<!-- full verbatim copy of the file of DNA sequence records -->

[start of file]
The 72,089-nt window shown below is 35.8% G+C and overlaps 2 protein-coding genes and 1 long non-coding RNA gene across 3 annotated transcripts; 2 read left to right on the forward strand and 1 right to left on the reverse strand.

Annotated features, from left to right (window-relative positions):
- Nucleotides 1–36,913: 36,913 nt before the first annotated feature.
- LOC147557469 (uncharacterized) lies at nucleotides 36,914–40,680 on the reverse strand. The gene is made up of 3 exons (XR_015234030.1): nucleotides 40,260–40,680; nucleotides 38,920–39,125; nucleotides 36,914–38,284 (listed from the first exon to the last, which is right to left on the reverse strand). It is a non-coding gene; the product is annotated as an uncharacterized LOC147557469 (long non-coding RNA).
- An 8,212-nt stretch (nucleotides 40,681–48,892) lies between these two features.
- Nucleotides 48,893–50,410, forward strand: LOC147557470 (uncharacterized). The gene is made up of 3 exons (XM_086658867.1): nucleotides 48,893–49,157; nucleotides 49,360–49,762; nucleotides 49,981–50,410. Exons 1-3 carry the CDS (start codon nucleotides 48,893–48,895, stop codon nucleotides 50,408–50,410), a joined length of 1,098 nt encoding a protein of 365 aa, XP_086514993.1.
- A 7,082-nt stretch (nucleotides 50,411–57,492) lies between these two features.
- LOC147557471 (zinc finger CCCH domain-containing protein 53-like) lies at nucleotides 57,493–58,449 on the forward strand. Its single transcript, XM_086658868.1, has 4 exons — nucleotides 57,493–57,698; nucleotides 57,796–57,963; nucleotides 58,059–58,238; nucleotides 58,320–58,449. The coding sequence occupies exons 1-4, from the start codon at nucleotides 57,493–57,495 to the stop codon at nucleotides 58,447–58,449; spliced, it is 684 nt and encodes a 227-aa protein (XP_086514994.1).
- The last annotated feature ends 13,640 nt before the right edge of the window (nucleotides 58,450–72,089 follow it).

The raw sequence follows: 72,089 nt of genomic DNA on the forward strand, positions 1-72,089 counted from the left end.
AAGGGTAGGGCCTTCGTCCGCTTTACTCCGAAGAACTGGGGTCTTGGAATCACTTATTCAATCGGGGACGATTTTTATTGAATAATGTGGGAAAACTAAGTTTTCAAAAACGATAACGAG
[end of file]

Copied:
The 72,089-nt window shown below is 35.8% G+C and overlaps 2 protein-coding genes and 1 long non-coding RNA gene across 3 annotated transcripts; 2 read left to right on the forward strand and 1 right to left on the reverse strand.

Annotated features, from left to right (window-relative positions):
- Nucleotides 1–36,913: 36,913 nt before the first annotated feature.
- LOC147557469 (uncharacterized) lies at nucleotides 36,914–40,680 on the reverse strand. The gene is made up of 3 exons (XR_015234030.1): nucleotides 40,260–40,680; nucleotides 38,920–39,125; nucleotides 36,914–38,284 (listed from the first exon to the last, which is right to left on the reverse strand). It is a non-coding gene; the product is annotated as an uncharacterized LOC147557469 (long non-coding RNA).
- An 8,212-nt stretch (nucleotides 40,681–48,892) lies between these two features.
- Nucleotides 48,893–50,410, forward strand: LOC147557470 (uncharacterized). The gene is made up of 3 exons (XM_086658867.1): nucleotides 48,893–49,157; nucleotides 49,360–49,762; nucleotides 49,981–50,410. Exons 1-3 carry the CDS (start codon nucleotides 48,893–48,895, stop codon nucleotides 50,408–50,410), a joined length of 1,098 nt encoding a protein of 365 aa, XP_086514993.1.
- A 7,082-nt stretch (nucleotides 50,411–57,492) lies between these two features.
- LOC147557471 (zinc finger CCCH domain-containing protein 53-like) lies at nucleotides 57,493–58,449 on the forward strand. Its single transcript, XM_086658868.1, has 4 exons — nucleotides 57,493–57,698; nucleotides 57,796–57,963; nucleotides 58,059–58,238; nucleotides 58,320–58,449. The coding sequence occupies exons 1-4, from the start codon at nucleotides 57,493–57,495 to the stop codon at nucleotides 58,447–58,449; spliced, it is 684 nt and encodes a 227-aa protein (XP_086514994.1).
- The last annotated feature ends 13,640 nt before the right edge of the window (nucleotides 58,450–72,089 follow it).

The raw sequence follows: 72,089 nt of genomic DNA on the forward strand, positions 1-72,089 counted from the left end.
AAGGGTAGGGCCTTCGTCCGCTTTACTCCGAAGAACTGGGGTCTTGGAATCACTTATTCAATCGGGGACGATTTTTATTGAATAATGTGGGAAAACTAAGTTTTCAAAAACGATAACGAG